You’ll notice that none of that liability coverage pays for your car or injuries, nor for any injuries your passengers sustain if you cause a wreck. This is why many people — particularly those whose car isn’t yet paid off — want “full coverage” car insurance. This isn’t actually a type of coverage, but instead typically refers to policies that include liability coverage, plus comprehensive and collision coverages.
But liability coverage levels come in threes — you’ll probably see something like 50/100/50 up to 250/500/250 in typical policies. You can think of these limits like: individual injuries / total injuries / property damage. Insurers are a little more technical, calling them bodily injury liability, total bodily injury liability and physical damage liability.
Please note that this website provides only a summary of auto insurance, written to illustrate in general terms how auto insurance works. Your insurance policy is the legal contract that contains the terms and limitations of your coverage. You should carefully review the contents of your policy. All products and coverages are subject to availability and limitations. Whether an accident or other loss is covered is subject to the terms and conditions of your insurance policy.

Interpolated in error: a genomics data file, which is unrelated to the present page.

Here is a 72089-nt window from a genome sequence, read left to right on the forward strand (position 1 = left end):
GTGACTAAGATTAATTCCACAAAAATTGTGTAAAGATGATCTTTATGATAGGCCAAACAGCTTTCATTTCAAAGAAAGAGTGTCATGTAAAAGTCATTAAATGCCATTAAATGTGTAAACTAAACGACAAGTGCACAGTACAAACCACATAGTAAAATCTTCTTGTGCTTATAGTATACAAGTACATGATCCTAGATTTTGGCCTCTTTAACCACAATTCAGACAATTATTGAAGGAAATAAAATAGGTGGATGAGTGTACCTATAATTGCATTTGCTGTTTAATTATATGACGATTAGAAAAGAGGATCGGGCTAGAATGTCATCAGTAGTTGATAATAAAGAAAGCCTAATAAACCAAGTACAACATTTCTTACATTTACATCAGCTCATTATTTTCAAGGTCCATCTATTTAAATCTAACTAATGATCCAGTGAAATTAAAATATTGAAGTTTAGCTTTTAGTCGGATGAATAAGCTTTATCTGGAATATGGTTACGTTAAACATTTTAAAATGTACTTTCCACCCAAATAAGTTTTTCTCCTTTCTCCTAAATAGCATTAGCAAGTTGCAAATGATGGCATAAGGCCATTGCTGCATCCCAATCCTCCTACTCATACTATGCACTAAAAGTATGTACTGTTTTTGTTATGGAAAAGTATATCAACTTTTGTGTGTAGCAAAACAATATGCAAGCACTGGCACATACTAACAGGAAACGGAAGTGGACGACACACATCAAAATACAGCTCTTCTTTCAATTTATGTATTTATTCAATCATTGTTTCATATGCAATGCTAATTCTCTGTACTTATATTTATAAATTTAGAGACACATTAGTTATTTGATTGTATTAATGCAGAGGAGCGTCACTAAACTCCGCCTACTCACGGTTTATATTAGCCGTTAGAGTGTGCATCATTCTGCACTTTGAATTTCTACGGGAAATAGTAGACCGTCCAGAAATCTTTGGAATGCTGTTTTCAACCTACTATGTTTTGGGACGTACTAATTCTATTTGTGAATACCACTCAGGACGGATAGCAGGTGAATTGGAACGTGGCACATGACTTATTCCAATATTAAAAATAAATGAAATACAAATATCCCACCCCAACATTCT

Auto insurance premiums depend on the insured party's driving record. A record free of accidents or serious traffic violations typically results in a lower premium. Drivers with histories of accidents or serious traffic violations may pay higher premiums. Likewise, because mature drivers tend to have fewer accidents than less-experienced drivers, insurers typically charge more for drivers below age 25.